Venturing into IBM’s Quantum Experience


UntitledIntroduction: IBM opened the doors of its Quantum Computing Environment, termed “Quantum Experience” to the general public about 10 days back. The access to IBM’s Quantum Experience is through Bluemix service , IBM’s  PaaS (Platform as a Service). So I  signed up for IBM’s quantum experience with great excitement. So here I am, an engineer trying to enter into and understand the weird,weird world of the quantum physicist!

Disclaimer: This article represents the author’s viewpoint only and doesn’t necessarily represent IBM’s positions, strategies or opinions

The idea of Quantum computing was initially mooted by Nobel Laureate Richard Feynman, Yuri Manning and Paul Benioff in the 1980s. While there was some interest in the field for the next several years, work in Quantum computing received a shot in the arm after Peter Shor’s discovery of an efficient quantum algorithm for integer factorization and discrete logarithms.

Problems that are considered to be computationally hard to solve with classical computers can be solved through quantum computing with an exponential improvement in efficiency.  Some areas that are supposed to be key candidates for quantum computing, are quantum money and cryptography.

Quantum computing will become predominant in our futures owing to 2 main reasons. The 1st reason, as already mentioned, is extraordinary performance improvements. The 2nd is due to the process of miniaturization. Ever since the advent of the transistor and the integrated circuit, the advancement in computing has led the relentless pursuit of miniaturization.,  In recent times the number of transistors has increased to such an extent, that quantum effects become apparent,  at such micro levels,  while  making the chips extremely powerful and cheap. The 18 core Xeon Haswell  Inel processoir packs 5.5 billion transistor in 661 mm2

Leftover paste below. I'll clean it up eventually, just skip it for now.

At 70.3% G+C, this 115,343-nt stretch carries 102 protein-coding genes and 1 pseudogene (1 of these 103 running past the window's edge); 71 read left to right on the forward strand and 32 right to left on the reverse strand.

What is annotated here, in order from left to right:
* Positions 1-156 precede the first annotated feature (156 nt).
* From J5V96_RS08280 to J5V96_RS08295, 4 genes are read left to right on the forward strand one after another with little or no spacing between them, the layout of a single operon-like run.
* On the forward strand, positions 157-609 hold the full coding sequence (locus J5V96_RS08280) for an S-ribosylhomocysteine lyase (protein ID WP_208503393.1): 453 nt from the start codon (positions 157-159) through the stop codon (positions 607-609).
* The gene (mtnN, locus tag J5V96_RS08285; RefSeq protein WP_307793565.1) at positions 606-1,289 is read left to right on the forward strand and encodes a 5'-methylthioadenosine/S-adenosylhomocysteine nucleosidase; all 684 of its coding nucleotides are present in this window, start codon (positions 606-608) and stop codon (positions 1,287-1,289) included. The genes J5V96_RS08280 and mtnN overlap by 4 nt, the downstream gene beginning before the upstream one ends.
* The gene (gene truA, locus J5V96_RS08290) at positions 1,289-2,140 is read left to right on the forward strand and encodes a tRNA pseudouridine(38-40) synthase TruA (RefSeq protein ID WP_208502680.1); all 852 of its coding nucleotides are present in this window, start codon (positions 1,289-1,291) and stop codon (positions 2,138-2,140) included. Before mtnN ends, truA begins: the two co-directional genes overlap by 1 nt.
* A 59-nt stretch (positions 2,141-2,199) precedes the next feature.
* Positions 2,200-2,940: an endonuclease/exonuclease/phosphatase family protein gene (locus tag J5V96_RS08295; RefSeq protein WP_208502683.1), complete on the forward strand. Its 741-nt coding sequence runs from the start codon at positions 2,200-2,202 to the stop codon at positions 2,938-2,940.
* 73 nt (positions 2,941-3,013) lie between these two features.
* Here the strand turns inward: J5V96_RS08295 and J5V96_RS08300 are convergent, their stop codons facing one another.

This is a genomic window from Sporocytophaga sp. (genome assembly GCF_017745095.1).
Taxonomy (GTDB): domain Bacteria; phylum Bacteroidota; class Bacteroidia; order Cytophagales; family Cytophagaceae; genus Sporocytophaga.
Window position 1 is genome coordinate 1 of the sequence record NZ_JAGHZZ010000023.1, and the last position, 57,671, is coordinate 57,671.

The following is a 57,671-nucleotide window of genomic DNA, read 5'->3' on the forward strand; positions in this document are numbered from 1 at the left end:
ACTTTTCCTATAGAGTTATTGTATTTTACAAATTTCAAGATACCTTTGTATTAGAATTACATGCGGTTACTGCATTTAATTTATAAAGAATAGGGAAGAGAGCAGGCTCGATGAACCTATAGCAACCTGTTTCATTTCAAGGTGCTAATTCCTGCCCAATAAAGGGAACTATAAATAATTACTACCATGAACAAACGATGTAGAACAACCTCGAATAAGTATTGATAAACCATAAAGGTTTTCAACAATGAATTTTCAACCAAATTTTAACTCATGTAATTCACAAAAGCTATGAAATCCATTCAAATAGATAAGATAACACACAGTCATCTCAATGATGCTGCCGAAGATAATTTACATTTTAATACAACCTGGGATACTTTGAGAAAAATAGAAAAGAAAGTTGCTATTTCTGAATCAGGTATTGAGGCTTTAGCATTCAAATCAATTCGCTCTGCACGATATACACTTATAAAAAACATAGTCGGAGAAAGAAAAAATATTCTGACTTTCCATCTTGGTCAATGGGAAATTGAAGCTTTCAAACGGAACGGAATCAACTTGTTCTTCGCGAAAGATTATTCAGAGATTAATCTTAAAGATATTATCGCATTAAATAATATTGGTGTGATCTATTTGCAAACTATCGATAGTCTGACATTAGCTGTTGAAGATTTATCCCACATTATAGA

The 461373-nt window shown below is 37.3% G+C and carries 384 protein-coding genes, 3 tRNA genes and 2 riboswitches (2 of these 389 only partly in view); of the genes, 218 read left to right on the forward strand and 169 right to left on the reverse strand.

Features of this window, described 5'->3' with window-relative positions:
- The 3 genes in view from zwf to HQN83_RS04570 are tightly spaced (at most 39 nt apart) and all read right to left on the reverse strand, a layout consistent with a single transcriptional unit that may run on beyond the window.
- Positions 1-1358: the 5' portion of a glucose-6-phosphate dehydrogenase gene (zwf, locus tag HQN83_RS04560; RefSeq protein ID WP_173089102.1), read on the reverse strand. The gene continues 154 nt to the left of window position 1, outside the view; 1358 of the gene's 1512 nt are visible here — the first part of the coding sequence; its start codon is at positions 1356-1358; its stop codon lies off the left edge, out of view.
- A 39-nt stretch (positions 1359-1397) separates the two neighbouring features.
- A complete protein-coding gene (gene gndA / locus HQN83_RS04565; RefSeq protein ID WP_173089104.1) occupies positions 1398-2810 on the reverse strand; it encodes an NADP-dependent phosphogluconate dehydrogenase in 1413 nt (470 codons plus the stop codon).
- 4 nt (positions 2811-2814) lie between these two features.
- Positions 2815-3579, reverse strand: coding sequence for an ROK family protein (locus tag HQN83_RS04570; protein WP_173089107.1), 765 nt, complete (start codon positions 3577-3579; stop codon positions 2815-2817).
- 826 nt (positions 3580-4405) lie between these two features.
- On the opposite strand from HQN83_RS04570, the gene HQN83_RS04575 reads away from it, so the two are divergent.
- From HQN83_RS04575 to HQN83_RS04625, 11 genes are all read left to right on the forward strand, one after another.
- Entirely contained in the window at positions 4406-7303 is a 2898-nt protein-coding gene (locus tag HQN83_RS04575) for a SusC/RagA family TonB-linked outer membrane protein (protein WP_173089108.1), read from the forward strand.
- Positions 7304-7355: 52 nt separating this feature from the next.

In classical computers the computation is based on the ‘binary digit’ or ‘bit’ which can be in either state 0 or 1. In quantum computing the unit of computation is the ‘quantum bit’ or the qubit. The quantum bit  can be in the states of 0, 1 and both simultaneously by the principle of superposition.

A qubit is a quantum system consisting of two levels, labeled |0⟩ and |1⟩ (using Dirac’s bracket notation) and is represented by a two-dimensional vector space.

|0>=\begin{pmatrix}1\\ 0\end{pmatrix}

|1>=\begin{pmatrix}0\\ 1\end{pmatrix}

Consider some physical system that can be in N different, mutually exclusive classical states. Then in the classical computing the system can be in one of the 2^{N} states. For e.g. if we had 3 bits the classical computer could be in one of {000,001,010,011,100,101,110,111} states.

A quantum computer takes advantage of a special kind of superposition that allows for exponentially many logical states at once, all the states from |00…0⟩ to |11…1⟩

Hence, the qubit need not be |0> or |1> but can be in any state |Ψ> which can be any superposition |ψ⟩=α|0⟩+β|1⟩, where α and β are the amplitudes. The superposition quantities α and β are complex numbers and obey |α|2+|β|2=1

Let us consider  a system which had N different mutually exclusive states. Using Dirac’s notation these states can be represented as |1>, |2>. . . |N>.

A pure quantum state is a superposition of all these states

Φ = α1 |1> + α2 |2> + …. + αN |N>

Where αi is the amplitude of qubit ‘I’ |i> in Φ. Hence, a system in quantum state |φi is in all classical states at the same time. It is state |1> with an amplitude of α1, in state |2> with an amplitude α2 etc.